deconstructed blender

Many of the objects that people use today lack transparency. The slick shells of many of our favorite devices do not invite one to see how the parts hidden beneath them work.

Clapp, E. P., Ross, J., Ryan, J. O., & Tishman, S. (2016). Maker-Centered Learning: Empowering Young People to Shape Their Worlds. John Wiley & Sons, Incorporated (p. 12)

Last Thanksgiving break, I had a problem. My Ninja blender wouldn’t turn on.

It wasn’t unexpected, it had been gradually getting harder and harder to turn on and randomly turning off mid-blend. But on this particular morning, I really wanted a smoothie and it would not turn on at all! “Oh well,” I thought, “I’ll just have to buy a new one.”

Settling for boring toast (I’m taking some narrative leniency here), I sat down to work on an article based on an interview Elizabeth Jungkind and I conducted with Dr. Edward Clapp at Harvard. Dr. Clapp studies creativity and making–and we talked about the idea of “maker empowerment,” that when we learn to make (and fix!) things, our agency increases and we have more control over our environment.

And control over my environment was exactly what I was missing. I wanted to have a smoothie but my blender wouldn’t turn on.

I decided I was going to attempt to fix it. I soon discovered that those folks at Ninja really did not want me to fix it–simply taking apart the appliance required research, special tools, and perseverance.

Barrier 1: Locked Screws

image of tools for fixing electronics

The first challenge was taking the blender apart. After some unsuccessful attempts at removing the screws, I turned to YouTube. I learned there were likely “locked” screws that required a special kind of screwdriver. I culled the plethora of tools on Amazon, ordered a repair kit (left) that I hoped included the right kind of specialized screwdriver, and once again attempted to take the blender apart.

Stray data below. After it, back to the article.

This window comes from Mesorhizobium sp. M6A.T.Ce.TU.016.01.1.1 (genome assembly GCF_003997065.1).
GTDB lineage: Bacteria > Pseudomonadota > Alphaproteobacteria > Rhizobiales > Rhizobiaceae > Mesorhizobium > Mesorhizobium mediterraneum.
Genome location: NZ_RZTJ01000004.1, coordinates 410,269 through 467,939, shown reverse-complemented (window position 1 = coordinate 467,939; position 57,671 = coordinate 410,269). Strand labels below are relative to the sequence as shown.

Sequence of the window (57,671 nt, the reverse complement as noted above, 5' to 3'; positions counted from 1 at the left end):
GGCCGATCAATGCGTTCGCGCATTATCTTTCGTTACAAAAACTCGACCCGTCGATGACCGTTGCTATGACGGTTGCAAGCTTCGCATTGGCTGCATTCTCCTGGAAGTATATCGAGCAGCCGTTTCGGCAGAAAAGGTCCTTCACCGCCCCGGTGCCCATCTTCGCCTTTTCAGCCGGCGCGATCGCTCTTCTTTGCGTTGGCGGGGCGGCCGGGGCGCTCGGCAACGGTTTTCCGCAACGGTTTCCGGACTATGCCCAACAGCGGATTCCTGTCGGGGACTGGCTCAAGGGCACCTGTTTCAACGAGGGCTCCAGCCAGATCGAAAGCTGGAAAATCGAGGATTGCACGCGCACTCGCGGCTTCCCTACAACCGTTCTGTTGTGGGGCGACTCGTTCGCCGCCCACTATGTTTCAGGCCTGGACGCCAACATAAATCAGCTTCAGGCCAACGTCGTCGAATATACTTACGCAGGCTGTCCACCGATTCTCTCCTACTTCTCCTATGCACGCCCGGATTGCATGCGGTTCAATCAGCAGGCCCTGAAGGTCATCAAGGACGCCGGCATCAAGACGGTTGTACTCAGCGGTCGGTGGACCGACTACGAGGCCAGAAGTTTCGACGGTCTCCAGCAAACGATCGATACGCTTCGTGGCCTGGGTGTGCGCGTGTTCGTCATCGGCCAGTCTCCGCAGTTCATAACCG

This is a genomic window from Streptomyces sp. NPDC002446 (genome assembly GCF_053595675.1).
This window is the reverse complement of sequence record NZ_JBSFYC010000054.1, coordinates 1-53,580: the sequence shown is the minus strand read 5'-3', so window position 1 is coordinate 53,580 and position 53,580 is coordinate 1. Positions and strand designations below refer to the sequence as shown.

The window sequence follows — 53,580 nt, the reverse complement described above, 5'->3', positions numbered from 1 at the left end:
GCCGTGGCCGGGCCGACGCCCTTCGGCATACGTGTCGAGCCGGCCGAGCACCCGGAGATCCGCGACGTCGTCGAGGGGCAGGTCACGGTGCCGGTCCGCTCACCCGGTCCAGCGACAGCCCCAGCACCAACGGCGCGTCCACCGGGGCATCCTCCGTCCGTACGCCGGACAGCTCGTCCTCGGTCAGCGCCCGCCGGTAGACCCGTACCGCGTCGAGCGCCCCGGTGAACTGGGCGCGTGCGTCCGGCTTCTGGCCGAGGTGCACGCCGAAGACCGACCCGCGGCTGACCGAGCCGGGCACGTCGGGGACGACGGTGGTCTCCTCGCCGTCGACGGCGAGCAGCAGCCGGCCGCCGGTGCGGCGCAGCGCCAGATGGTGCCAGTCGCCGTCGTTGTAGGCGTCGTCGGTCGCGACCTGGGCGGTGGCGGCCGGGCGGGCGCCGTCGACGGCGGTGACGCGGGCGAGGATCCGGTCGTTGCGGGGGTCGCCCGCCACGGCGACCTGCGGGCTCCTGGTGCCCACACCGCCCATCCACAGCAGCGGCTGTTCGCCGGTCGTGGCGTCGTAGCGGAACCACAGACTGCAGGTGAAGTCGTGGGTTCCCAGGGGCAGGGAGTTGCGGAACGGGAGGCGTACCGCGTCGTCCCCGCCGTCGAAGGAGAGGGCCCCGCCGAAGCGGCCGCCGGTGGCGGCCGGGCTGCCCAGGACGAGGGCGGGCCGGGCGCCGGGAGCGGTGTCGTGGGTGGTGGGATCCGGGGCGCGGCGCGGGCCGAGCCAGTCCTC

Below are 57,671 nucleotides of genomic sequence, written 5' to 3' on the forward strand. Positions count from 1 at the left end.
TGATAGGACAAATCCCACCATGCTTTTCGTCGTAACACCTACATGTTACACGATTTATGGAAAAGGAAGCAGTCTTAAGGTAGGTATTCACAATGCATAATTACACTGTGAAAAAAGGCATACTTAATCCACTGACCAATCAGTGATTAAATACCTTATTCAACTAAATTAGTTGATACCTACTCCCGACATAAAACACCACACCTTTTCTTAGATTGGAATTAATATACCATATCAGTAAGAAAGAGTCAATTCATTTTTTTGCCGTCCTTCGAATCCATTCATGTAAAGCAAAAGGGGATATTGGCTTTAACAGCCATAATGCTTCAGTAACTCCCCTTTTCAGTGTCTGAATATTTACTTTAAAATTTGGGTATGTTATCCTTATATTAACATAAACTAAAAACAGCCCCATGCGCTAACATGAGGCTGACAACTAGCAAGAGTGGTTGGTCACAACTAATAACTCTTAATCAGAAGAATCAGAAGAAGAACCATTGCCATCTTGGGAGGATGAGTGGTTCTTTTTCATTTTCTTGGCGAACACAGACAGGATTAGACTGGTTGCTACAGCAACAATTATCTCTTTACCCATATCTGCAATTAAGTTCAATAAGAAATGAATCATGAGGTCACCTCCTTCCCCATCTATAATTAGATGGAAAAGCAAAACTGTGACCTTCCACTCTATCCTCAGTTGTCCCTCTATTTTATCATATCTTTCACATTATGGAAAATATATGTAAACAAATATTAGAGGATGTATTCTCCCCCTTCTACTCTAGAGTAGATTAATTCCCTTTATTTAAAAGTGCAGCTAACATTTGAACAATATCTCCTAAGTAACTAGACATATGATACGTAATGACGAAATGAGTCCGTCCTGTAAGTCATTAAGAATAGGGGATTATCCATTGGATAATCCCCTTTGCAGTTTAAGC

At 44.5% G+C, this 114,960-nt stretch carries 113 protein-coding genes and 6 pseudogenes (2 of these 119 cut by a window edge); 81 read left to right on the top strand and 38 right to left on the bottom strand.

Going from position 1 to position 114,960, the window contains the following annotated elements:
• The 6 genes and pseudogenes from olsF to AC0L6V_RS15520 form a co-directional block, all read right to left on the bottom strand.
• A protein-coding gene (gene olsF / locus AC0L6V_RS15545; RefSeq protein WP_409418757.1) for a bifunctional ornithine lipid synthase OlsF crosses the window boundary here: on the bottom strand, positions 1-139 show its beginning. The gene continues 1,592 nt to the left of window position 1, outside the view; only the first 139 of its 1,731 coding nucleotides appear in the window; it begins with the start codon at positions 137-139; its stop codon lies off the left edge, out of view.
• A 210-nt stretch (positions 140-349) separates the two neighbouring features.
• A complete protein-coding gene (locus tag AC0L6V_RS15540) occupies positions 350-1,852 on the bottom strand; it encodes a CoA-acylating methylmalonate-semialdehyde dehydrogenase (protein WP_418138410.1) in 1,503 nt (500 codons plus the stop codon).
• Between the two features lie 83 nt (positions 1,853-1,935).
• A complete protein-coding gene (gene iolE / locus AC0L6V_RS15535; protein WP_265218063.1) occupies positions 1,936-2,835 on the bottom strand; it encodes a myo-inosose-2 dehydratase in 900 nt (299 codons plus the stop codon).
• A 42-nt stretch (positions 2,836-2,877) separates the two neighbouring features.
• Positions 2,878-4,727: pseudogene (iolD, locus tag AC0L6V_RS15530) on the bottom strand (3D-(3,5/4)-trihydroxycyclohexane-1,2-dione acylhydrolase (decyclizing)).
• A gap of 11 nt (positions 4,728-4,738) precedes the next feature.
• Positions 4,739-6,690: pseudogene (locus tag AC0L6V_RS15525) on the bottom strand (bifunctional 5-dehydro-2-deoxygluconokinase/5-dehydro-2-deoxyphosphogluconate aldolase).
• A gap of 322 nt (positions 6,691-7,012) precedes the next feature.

Barrier 2: Deep Shaft (resulting in broken screwdriver)

tools used to fix the blender

I found a tip that worked for the special screws…but then there were some screws that were down a deep shaft. Despite my attempts, I could not get them off with the tools I had. In fact, my attempts led to a broken screwdriver and stuck screw tip. I headed to the hardware store and found a long screwdriver that I hoped was the size I needed. Using my new screwdriver and some elbow grease, I removed the final screws and took the blender apart.

Barrier 3: This isn’t what I saw on YouTube!

I finally get the “slick shell” open and discover that what is inside is NOT like the inside of the blenders on YouTube. I realized that, despite the name of my blender model being the same as what was shared in the YouTube video and the outside looking the same, the inside was significantly different. 🤷‍♀️

Ultimately, I played with some springs and screws, trying to conceptualize how the blender worked and why it wasn’t turning on. Although I didn’t fully understand the inner workings, I had a basic hypothesis about the problem and attempted some solutions.

In the end, I thought I was on the right track but wasn’t sure that I was actually fixing it….but then I plugged it in. Shockingly, it worked! My blender once again turned on (and stayed on!) consistently.

picture of working blender
It worked!

Oppressive Design and Maker Empowerment

Through my blender-fixing experience, I gained a deeper understanding of what Dr. Clapp means by maker empowerment and how I could increase agency by tinkering with the things around me. The blender itself might be considered a type of oppressive design–the types of screws, placement of screws, and lack of transparency were all an attempt to take away my ability to fix the blender. The inside was locked away, the inner workings hidden from view, and it took a fair amount of effort (and some new tools) to take back control.

But–and this is important–finally breaking open the blender and fixing it was also empowering. I have a better understanding of how my blender works. I can open it and make it work better (or at least differently…). My tinkering paid off–if not literally (the tools cost almost as much as a new blender would), then at least figuratively.

Now I just need something else to break so I can make use of my new tools.

Read More!

Read more about maker empowerment here!

Warr, M., Jungkind, E., & Mishra, P. (2022). Participatory creativity and maker empowerment: A conversation with Edward Clapp, Ed.D. TechTrends.